Wednesday, February 6, 2008

Bee Gees - Words EP

(Polydor, 1968)

Ah, the early Bee Gees. Look no further if you seek the “at” at which it’s at! This stuff is consistently outstanding, and it should blow away whatever early-80s popular-culture disco-backlash hangover might still be foolishly coloring your preconceptions of the group. The Bee Gees were a fairly democratic five-piece in their early days – the Gibbs plus Vince Melouney and Colin Petersen – and while they very much wrote for the pop market/charts, they typically brought an intense sense of drama and seriousness to their weird little tunes, most of which were heavily orchestrated with an odd chamber-psych sound. Love songs about death row? “I’ve Gotta Get a Message to You.” Upbeat songs about alcoholism? “Indian Gin and Whisky Dry.” Songs about being buried alive? “New York Mining Disaster 1941.” AND SO FORTH! They mighta dressed every track to the nines (TENS?!?) in strings, horns, and xylophones, but the melodies and harmonies were ALWAYS beautifruggingtardedly memorable. Always!

And sure nuff, this Portugese EP sees the kiddies hitting their stride with four lush, ambitious, feelings-drenched mini-soaps, two of which are from the Horizontal LP, two of which are non-album. “Words” is just piano and a pleading Barry vocal before, at the second verse, swelling into a tasteful full-orchestra arrangement that is pretty enough and sweet enough to tamp down what would otherwise be quite reasonable accusations of appalling sappiness. In a similarly maudlin vein, droning organ and strings underpin a more mournful Barry on “With the Sun in My Eyes,” which is perhaps as psychedelic a lovelorn croonfest as ever you’ll hear. Then it’s time for more emotional sun-fun with “And the Sun Will Shine,” a slightly rockier ballad – in the drums, primarily – this time featuring Robin’s quivering lead. But! BUT! The TOTAL EARTH-SHATTERING MASTERPIECE on here is the rousing “Sinking Ships,” which has a beefy pre-Fridmann – dig them bells – arrangement, cryptic yet moving lyrics, and soaring vocals (when they up the volume and break into that “Take a look inside myself…” bit: YOW!). This was a B-side?! Generosity, thy name is Gibb!! Which is precisely why you oughta right now be buying Rhino’s reissues of the first three Bee Gee albums, each of which includes a full disc of outtakes and non-LP rarities. Rethink everything you ever pre-thunk once you spin these thingies! Solid gold. Bee Gees? More like BEE’S KNEES!!!!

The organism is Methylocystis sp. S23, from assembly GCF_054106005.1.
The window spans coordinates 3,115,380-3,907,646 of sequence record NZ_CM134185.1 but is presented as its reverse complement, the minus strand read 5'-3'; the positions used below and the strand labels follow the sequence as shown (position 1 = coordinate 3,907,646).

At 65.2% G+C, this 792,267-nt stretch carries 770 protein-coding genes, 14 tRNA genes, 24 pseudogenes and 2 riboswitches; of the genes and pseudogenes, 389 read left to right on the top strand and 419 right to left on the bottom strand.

Look, I tried. It’s late.

1 comment:

Donald Brown said...

Yeah these discs hold up remarkably well to my aging ears -- I didn't give the BGs much attention back in the day, except that first greatest hits album which my older sis bought (I think it must've been the cute one enditing "Gotta Get a Message to You" that inspired her purchase) and which surprised me by being, in fact, great.

I do remember when "How Can You Mend" hung on for weeks at #1 on Top 40 and wore out its welcome (for me), not that I ever really hated it.

Sooo, you don't actually own any of the real vinyl of the time, well, buster, I've got a copy of "Lonely Days" a Beatlesque excursion from 1970 I believe, on that Atco, natch!